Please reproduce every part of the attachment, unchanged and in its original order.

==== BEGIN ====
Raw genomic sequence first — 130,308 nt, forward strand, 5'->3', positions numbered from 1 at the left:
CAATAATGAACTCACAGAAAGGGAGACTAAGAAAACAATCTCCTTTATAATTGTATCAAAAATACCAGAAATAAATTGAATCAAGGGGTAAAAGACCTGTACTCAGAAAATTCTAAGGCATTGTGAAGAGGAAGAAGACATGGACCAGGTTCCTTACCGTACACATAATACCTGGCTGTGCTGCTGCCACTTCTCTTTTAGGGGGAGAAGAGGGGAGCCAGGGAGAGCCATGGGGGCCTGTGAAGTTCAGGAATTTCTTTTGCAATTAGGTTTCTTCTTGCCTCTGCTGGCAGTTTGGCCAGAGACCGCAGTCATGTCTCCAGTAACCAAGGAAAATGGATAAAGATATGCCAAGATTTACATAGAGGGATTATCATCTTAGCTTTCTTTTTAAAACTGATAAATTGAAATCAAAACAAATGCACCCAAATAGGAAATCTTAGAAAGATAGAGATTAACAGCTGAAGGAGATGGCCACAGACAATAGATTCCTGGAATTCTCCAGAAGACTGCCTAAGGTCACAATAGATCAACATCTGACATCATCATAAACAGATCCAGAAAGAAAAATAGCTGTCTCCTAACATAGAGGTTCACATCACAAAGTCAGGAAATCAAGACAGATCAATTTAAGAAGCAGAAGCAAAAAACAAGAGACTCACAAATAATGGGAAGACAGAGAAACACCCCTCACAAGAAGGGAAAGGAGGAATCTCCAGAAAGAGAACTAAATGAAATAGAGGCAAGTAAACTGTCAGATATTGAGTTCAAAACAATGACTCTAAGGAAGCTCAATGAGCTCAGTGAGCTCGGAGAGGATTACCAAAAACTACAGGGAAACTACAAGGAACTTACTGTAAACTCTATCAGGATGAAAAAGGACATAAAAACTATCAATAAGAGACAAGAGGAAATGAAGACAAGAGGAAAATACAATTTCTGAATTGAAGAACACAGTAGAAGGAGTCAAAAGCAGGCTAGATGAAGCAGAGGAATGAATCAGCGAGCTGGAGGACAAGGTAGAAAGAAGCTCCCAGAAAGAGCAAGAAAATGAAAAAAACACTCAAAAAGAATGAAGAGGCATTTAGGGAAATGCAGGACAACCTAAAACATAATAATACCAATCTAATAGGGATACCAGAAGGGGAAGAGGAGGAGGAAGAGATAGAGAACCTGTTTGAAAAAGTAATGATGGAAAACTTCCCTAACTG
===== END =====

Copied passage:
Raw genomic sequence first — 130,308 nt, forward strand, 5'->3', positions numbered from 1 at the left:
CAATAATGAACTCACAGAAAGGGAGACTAAGAAAACAATCTCCTTTATAATTGTATCAAAAATACCAGAAATAAATTGAATCAAGGGGTAAAAGACCTGTACTCAGAAAATTCTAAGGCATTGTGAAGAGGAAGAAGACATGGACCAGGTTCCTTACCGTACACATAATACCTGGCTGTGCTGCTGCCACTTCTCTTTTAGGGGGAGAAGAGGGGAGCCAGGGAGAGCCATGGGGGCCTGTGAAGTTCAGGAATTTCTTTTGCAATTAGGTTTCTTCTTGCCTCTGCTGGCAGTTTGGCCAGAGACCGCAGTCATGTCTCCAGTAACCAAGGAAAATGGATAAAGATATGCCAAGATTTACATAGAGGGATTATCATCTTAGCTTTCTTTTTAAAACTGATAAATTGAAATCAAAACAAATGCACCCAAATAGGAAATCTTAGAAAGATAGAGATTAACAGCTGAAGGAGATGGCCACAGACAATAGATTCCTGGAATTCTCCAGAAGACTGCCTAAGGTCACAATAGATCAACATCTGACATCATCATAAACAGATCCAGAAAGAAAAATAGCTGTCTCCTAACATAGAGGTTCACATCACAAAGTCAGGAAATCAAGACAGATCAATTTAAGAAGCAGAAGCAAAAAACAAGAGACTCACAAATAATGGGAAGACAGAGAAACACCCCTCACAAGAAGGGAAAGGAGGAATCTCCAGAAAGAGAACTAAATGAAATAGAGGCAAGTAAACTGTCAGATATTGAGTTCAAAACAATGACTCTAAGGAAGCTCAATGAGCTCAGTGAGCTCGGAGAGGATTACCAAAAACTACAGGGAAACTACAAGGAACTTACTGTAAACTCTATCAGGATGAAAAAGGACATAAAAACTATCAATAAGAGACAAGAGGAAATGAAGACAAGAGGAAAATACAATTTCTGAATTGAAGAACACAGTAGAAGGAGTCAAAAGCAGGCTAGATGAAGCAGAGGAATGAATCAGCGAGCTGGAGGACAAGGTAGAAAGAAGCTCCCAGAAAGAGCAAGAAAATGAAAAAAACACTCAAAAAGAATGAAGAGGCATTTAGGGAAATGCAGGACAACCTAAAACATAATAATACCAATCTAATAGGGATACCAGAAGGGGAAGAGGAGGAGGAAGAGATAGAGAACCTGTTTGAAAAAGTAATGATGGAAAACTTCCCTAACTG